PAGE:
Hippocampal CA1 pyramidal neuronel in an organotypic slice of rat brain. Left Panel: The postsynaptic cell is filled with Alexa 594 via the patch electrode which can be seen on the left of the main picture. Crystals of DiO have been placed in the CA3 region. This lipophillic dye dissolves in the membrane and travels down the axons so that green axons seen in the CA1 region are known to have originated in the CA3 region. Middle panel: Single scans of a and b (labelled in main picture) showing the close apposition of the presynaptic bouton and postsynaptic spines. Right panel 3D reconstruction of deconvolved z-series of synapses shown in a and b

Mouse models of Alzheimer’s Disease

Alzheimer’s disease occurs when the ability to control the laying down and/or retrieval of memory is disturbed. We hypothesise that this is related to early damage to one or more of the pathways which the brain can choose to use for plasticity and homeostasis. By comparing synaptic transmission, plasticity and morphology in a range of mouse models of Alzheimer’s disease, we aim to find common deficits in the network which would decrease the flexibility for change. By concentrating on early stages of the disease at the time when cognitive deficits are first detected we hope, in collaboration with GSK, to find useful targets for future drug development.


Our main approaches involve:

  • Brain slices Acute and cultured (organotypic) slices of rodent hippocampus and/or cortex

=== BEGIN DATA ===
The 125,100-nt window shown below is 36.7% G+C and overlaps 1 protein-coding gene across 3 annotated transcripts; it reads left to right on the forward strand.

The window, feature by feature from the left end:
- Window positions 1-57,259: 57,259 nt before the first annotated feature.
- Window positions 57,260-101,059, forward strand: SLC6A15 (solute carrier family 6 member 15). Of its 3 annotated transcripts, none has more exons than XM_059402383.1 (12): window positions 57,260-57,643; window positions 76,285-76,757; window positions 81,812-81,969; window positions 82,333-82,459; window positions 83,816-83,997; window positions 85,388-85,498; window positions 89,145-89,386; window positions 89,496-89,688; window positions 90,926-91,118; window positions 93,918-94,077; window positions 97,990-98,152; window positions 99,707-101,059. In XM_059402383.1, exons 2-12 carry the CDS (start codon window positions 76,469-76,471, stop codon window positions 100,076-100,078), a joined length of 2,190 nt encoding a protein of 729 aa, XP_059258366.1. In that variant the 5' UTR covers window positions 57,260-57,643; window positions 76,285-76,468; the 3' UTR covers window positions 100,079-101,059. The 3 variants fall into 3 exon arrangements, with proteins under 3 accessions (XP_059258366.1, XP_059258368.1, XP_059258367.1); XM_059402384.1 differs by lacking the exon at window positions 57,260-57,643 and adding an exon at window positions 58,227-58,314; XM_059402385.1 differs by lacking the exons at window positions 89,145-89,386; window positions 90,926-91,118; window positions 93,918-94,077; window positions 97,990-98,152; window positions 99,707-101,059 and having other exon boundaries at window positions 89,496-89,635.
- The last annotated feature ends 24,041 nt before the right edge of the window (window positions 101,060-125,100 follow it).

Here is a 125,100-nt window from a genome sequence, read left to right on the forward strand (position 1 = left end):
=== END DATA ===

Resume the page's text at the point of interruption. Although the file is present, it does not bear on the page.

• Electrophysiology Measurement of synaptic currents using patch clamp or field recording in acute and cultured brain slices (Edwards et al., 1989)
  • Imaging Confocal microscopy is used for detailed dendritic and spine analysis.

Full publication list with PDFs

Selected Publications

(total citations ~3100)

  • Alfarez DN, De Simoni A, Velzing EH, Bracey E, Joëls M, Edwards FA, Krugers HJ. (2009) Corticosterone reduces dendritic complexity in developing hippocampal CA1 neurons .Hippocampus.19(9):828-36
  • Donato, R., Rodrigues, R.J., Takahashi, M., Tsai, M.C., Soto, D., Miyagi, K., Gomez Villafuertes, R., Cunha, R.A., Edwards, F.A.(2008) GABA release by basket cells onto Purkinje cells, in rat cerebellar slices, is directly controlled by presynaptic purinergic receptors, modulating Ca2+ influx. Cell Calcium 44:521-32
  • Parsley, S.L., Pilgram, S.M., Soto, F, Giese, K.P. & Edwards, F.A. (2007) Enriching the environment of αCaMKIIT286A mutant mice reveals that LTD occurs in memory processing but must be subsequently reversed by LTP. Learning & Memory 14, 75-83
  • Donato R, Miljan E.A., Hines S, Aouabdi S, Pollock K, Patel S, Edwards FA and Sinden J.D. (2007) Differential development of neuronal physiological responsiveness in two human neural stem cell lines. Biomed Central Neuroscience 8:36
  • De Simoni A and Edwards F.A.(2006) Pathway specificity of dendritic spine morphology in identified synapses onto rat hippocampal CA1 neurons in organotypic slices. Hippocampus 16, 1111-24.
  • Donato R, Page KM, Koch D, Nieto-Rostro M, Foucault I, Davies A, Wilkinson T, Rees M, Edwards FA, Dolphin AC. (2006) The ducky(2J) mutation in Cacna2d2 results in reduced spontaneous Purkinje cell activity and altered gene expression. J Neurosci. 26, 12576-86
  • De Simoni, A., Fernandez, F., Edwards, F.A. (2004) Spines and dendrites cannot be assumed to distribute dye evenly, Trends in Neuroscience 27, 15-16
  • De Simoni, A., Griesinger, C.B. & Edwards, F.A. (2003) Development of rat CA1 neurones in acute vs. organotypic slices: role of experience in synaptic morphology and activity. Journal of Physiology 550, 135-148
  • Dean, I., Robertson, S.J. & Edwards, F.A. (2003) Serotonin drives a novel GABAergic synaptic current recorded in rat cerebellar Purkinje cells: a Lugaro cell to Purkinje cell synapse. Journal of Neuroscience 23, 4457-4469